While merino prices have steadied, continuing to trade near recent levels, volumes of wool offered and sold continue to rise year on year. As a consequence the dollar value of merino wool sold at auction compared to year ago levels has risen in recent months well in advance of price.
There is an element of timing in this comparison as a year ago uncertainty about the effect of the pandemic is acute with volumes sold and price falling heavily. However the recovery from drought in eastern Australia continues, so wool volumes are rising by 10-20%.
Grower stocks or greasy wool are being maintained, with some turnover, so the extra production is flowing into auction and in the main being sold. The encouraging thing is that gross wool sales at auction look like being around 1.4 billion dollars this season, a slight recovery from the AUD1.3 billion of last season which was the lowest since 2008-9, with plenty of scope for the supply chain to increase expenditure in coming seasons towards the 2 billion dollar seasonal average seen between 2011 and 2019.
Forward bidding interest for 17 micron continues, extending out to 2022. The supply chain will spend around AUD$620 million on 16-18 micron wool this season, which is about standard for the past decade with the exception of the 2017-18 and 2018-9 seasons. Low production is likely to maintain price but not push it a lot higher, unless the main merino market rises.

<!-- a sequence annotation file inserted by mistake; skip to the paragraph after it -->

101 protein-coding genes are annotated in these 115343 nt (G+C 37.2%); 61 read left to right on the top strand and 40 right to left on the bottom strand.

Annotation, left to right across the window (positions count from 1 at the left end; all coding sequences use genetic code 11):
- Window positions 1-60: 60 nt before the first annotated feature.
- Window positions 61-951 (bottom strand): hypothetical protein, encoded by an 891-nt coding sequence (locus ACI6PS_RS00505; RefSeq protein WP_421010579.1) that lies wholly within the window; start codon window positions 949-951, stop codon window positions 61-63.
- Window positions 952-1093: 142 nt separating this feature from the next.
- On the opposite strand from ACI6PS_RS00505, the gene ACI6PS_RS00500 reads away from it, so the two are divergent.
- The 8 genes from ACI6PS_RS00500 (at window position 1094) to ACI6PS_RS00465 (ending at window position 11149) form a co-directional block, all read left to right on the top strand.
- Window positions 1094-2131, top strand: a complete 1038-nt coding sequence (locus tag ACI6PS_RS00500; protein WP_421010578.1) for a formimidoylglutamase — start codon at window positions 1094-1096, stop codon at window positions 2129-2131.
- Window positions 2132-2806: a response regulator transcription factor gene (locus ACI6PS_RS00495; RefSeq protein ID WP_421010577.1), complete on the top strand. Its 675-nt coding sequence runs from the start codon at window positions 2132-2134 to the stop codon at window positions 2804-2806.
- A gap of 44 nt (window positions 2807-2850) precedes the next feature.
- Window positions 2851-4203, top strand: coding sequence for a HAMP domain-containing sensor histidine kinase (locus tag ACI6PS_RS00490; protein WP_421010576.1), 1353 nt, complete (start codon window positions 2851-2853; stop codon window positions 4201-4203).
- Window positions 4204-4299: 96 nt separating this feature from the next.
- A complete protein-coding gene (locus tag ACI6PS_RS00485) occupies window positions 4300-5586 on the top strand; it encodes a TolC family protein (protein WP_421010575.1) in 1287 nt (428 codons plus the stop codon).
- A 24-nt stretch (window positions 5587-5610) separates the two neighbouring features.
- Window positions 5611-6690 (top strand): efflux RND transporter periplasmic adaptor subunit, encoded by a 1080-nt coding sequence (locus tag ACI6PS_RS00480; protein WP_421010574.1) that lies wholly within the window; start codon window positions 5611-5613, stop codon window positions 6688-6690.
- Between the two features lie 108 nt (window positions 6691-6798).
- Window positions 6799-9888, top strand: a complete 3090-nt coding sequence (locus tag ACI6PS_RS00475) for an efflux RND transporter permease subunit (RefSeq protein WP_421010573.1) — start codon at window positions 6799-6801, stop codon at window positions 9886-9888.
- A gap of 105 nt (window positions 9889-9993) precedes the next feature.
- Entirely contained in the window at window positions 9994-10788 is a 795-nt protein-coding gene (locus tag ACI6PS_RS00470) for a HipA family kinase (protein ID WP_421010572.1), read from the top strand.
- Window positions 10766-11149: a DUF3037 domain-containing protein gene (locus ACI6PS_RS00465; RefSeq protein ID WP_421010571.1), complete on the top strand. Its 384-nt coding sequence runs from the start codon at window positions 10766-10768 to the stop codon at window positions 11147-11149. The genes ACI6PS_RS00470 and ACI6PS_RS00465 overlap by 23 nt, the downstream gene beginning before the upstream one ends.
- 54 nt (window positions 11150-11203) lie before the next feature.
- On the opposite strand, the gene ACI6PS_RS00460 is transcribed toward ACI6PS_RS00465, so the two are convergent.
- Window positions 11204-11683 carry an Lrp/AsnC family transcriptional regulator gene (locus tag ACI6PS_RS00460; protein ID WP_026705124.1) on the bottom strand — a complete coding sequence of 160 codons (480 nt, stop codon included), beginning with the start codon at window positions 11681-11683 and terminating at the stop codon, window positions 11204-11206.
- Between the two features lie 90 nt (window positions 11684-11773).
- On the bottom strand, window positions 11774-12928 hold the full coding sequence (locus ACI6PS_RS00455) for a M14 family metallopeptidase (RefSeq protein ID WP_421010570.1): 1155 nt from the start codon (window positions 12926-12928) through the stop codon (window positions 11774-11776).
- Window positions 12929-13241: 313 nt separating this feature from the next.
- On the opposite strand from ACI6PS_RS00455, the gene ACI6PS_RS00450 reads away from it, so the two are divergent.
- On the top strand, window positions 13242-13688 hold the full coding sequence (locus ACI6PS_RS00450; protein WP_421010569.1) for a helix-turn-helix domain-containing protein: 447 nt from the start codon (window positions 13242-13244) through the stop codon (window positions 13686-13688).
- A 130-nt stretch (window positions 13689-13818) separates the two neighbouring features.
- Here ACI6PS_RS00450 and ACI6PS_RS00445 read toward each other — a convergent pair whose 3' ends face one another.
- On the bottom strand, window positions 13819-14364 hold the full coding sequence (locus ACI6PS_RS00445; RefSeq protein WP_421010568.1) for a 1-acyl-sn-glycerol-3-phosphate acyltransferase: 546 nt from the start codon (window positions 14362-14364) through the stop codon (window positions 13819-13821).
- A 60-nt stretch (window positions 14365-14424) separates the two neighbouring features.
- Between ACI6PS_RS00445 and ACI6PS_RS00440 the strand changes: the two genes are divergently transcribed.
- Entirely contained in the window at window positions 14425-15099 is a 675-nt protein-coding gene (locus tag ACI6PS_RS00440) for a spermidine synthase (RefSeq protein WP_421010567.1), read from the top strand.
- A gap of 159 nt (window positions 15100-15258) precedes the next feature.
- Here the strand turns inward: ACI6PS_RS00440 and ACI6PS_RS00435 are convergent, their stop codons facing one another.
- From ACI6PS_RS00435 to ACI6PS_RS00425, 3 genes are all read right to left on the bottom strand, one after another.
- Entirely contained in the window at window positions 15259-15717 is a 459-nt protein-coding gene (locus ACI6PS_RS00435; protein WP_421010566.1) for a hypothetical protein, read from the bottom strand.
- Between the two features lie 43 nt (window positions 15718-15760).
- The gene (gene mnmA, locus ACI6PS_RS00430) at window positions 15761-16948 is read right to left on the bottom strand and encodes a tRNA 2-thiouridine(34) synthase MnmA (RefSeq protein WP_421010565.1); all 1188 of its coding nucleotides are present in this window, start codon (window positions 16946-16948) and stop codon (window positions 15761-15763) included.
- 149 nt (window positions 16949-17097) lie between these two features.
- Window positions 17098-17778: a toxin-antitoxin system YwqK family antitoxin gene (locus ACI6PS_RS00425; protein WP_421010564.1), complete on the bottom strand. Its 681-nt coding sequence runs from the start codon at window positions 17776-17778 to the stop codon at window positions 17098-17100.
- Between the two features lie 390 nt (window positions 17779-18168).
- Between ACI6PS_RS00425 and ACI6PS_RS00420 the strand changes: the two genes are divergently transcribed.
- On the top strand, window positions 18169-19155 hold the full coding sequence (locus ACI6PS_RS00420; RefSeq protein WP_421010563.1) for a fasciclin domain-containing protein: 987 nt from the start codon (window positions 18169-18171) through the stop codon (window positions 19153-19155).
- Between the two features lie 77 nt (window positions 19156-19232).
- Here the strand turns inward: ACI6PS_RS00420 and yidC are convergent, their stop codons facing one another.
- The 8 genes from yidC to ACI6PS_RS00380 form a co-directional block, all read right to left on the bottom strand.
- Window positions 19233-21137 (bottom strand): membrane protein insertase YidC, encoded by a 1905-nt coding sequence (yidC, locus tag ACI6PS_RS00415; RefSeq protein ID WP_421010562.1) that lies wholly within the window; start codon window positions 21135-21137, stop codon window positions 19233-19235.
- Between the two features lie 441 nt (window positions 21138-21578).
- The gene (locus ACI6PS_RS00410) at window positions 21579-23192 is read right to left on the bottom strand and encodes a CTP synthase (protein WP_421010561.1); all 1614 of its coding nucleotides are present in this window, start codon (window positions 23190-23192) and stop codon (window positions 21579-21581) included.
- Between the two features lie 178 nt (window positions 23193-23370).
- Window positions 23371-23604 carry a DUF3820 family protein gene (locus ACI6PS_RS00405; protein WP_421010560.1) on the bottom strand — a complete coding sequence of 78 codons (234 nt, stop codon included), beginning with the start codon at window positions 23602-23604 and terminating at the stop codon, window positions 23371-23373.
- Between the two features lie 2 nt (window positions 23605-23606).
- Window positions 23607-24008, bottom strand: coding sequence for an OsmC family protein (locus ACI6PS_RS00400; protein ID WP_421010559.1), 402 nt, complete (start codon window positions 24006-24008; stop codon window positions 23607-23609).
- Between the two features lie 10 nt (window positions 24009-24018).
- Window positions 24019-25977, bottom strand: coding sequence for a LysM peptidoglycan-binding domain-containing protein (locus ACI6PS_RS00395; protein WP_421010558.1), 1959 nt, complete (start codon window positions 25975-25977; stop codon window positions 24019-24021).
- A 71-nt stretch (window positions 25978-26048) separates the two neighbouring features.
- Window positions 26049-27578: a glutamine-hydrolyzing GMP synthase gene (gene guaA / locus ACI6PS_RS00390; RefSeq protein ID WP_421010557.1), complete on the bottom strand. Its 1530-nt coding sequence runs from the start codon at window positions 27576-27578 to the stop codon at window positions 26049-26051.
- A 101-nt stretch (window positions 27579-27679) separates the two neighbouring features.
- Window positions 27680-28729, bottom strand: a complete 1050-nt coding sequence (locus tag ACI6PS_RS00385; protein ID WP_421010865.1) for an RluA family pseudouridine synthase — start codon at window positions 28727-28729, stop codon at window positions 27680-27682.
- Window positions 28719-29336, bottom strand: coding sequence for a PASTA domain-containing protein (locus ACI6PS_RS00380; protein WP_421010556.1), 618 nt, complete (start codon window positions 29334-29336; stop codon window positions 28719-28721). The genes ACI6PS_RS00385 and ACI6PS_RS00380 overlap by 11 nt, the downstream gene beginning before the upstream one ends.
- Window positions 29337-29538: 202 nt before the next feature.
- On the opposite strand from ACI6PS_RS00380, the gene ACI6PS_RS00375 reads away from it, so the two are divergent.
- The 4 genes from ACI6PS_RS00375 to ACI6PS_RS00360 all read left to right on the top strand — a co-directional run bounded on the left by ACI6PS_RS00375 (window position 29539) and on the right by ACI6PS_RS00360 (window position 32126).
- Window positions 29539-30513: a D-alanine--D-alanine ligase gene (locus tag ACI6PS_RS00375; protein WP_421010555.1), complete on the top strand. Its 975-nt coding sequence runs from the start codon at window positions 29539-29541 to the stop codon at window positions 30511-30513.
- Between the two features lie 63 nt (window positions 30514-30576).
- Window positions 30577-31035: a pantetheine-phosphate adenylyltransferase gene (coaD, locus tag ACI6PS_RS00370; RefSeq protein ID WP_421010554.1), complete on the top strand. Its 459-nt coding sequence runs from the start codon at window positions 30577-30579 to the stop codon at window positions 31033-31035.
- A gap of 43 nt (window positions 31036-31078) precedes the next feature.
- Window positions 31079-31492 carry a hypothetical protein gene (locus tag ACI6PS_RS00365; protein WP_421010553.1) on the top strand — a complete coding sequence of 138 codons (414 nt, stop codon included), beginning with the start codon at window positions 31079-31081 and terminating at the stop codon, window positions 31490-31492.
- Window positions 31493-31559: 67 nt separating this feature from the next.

There were reports of some new business late this week which augurs well for sales next week. The market is doing nicely in absorbing the increased production, although this does mean steady prices. Other apparel prices are steady too, so in one sense the merino market is, as usual, following the general lead of the combined apparel fibre markets.
Vegetable matter continues increase in the eastern clip (not so in the west which will be of benefit for Fremantle sold wool) which is normal as the seasonal peak in vegetable fault tends to be around August. This means that exporters will continue to increase discounts for fault in wool, especially in the broader merino microns categories where demand is not quite as strong.
The strength reported in New Zealand crossbred prices early in 2021 looks to have run its course with monthly export prices flat for the New Zealand crossbred clip. The 28 MPG has fallen back to be a low 0.37 of the 21 MPG, so there appears to be minimal downside unless the merino prices fall. The wide gap in price to broad merino prices holds for 26 through 34 micron.